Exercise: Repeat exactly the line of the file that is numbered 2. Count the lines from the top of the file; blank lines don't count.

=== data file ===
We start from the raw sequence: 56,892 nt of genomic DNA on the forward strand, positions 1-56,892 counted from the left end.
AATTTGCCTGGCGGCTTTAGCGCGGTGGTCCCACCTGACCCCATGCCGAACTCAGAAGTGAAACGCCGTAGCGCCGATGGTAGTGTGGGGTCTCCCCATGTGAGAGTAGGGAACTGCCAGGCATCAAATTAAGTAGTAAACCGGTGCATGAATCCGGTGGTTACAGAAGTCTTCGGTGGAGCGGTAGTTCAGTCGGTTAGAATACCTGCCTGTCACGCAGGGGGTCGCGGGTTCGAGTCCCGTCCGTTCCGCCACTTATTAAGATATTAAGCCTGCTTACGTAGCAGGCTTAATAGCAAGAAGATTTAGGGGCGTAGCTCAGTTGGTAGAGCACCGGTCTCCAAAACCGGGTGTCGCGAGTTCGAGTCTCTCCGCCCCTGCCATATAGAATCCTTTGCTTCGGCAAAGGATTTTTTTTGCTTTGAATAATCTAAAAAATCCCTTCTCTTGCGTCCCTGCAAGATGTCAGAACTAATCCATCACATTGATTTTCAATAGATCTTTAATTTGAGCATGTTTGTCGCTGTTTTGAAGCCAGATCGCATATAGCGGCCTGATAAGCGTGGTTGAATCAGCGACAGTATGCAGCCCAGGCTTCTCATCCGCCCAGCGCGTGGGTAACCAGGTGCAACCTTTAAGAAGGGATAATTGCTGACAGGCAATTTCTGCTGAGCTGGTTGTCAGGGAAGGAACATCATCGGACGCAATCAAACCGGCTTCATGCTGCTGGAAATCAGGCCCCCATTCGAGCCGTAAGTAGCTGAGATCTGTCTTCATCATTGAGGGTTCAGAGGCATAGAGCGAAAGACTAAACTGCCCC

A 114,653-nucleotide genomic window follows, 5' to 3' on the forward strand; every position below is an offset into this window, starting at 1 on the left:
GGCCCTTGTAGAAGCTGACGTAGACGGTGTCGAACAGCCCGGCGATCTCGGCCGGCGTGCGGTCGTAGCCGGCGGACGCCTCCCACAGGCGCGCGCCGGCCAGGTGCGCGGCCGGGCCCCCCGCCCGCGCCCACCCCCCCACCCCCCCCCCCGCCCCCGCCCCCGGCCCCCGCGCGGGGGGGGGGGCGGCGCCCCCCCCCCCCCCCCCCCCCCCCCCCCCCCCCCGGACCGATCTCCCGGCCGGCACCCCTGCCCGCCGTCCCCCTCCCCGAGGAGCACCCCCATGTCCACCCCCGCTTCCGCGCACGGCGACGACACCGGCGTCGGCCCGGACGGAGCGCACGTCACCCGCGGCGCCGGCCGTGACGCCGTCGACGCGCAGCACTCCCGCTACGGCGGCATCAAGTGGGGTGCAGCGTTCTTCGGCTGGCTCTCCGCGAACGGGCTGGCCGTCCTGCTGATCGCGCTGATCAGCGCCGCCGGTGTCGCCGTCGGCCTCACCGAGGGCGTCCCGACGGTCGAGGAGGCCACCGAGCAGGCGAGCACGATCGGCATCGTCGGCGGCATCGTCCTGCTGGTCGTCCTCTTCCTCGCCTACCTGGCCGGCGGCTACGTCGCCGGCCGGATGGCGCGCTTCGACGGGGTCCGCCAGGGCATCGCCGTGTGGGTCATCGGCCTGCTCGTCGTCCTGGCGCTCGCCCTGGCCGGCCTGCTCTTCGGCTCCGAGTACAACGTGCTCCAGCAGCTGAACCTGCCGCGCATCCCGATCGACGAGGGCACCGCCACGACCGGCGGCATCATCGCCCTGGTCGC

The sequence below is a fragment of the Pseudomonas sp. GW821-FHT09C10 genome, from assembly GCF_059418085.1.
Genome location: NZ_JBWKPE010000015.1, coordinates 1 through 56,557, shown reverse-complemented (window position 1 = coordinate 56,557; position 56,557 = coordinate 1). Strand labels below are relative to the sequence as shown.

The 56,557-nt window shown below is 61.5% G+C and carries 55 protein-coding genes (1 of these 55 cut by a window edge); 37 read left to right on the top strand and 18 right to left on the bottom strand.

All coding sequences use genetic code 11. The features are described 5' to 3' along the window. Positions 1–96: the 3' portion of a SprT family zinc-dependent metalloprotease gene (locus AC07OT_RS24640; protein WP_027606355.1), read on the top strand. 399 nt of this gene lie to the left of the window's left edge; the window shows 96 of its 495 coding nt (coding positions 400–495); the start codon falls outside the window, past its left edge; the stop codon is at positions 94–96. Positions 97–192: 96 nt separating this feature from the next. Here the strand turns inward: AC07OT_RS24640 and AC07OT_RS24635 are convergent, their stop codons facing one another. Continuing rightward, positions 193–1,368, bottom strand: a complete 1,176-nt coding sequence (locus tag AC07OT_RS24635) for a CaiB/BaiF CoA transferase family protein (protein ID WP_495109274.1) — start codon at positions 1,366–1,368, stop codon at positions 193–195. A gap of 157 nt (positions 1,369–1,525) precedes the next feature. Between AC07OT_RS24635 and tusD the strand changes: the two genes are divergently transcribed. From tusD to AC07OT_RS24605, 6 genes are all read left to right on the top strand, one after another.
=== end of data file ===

AATTTGCCTGGCGGCTTTAGCGCGGTGGTCCCACCTGACCCCATGCCGAACTCAGAAGTGAAACGCCGTAGCGCCGATGGTAGTGTGGGGTCTCCCCATGTGAGAGTAGGGAACTGCCAGGCATCAAATTAAGTAGTAAACCGGTGCATGAATCCGGTGGTTACAGAAGTCTTCGGTGGAGCGGTAGTTCAGTCGGTTAGAATACCTGCCTGTCACGCAGGGGGTCGCGGGTTCGAGTCCCGTCCGTTCCGCCACTTATTAAGATATTAAGCCTGCTTACGTAGCAGGCTTAATAGCAAGAAGATTTAGGGGCGTAGCTCAGTTGGTAGAGCACCGGTCTCCAAAACCGGGTGTCGCGAGTTCGAGTCTCTCCGCCCCTGCCATATAGAATCCTTTGCTTCGGCAAAGGATTTTTTTTGCTTTGAATAATCTAAAAAATCCCTTCTCTTGCGTCCCTGCAAGATGTCAGAACTAATCCATCACATTGATTTTCAATAGATCTTTAATTTGAGCATGTTTGTCGCTGTTTTGAAGCCAGATCGCATATAGCGGCCTGATAAGCGTGGTTGAATCAGCGACAGTATGCAGCCCAGGCTTCTCATCCGCCCAGCGCGTGGGTAACCAGGTGCAACCTTTAAGAAGGGATAATTGCTGACAGGCAATTTCTGCTGAGCTGGTTGTCAGGGAAGGAACATCATCGGACGCAATCAAACCGGCTTCATGCTGCTGGAAATCAGGCCCCCATTCGAGCCGTAAGTAGCTGAGATCTGTCTTCATCATTGAGGGTTCAGAGGCATAGAGCGAAAGACTAAACTGCCCC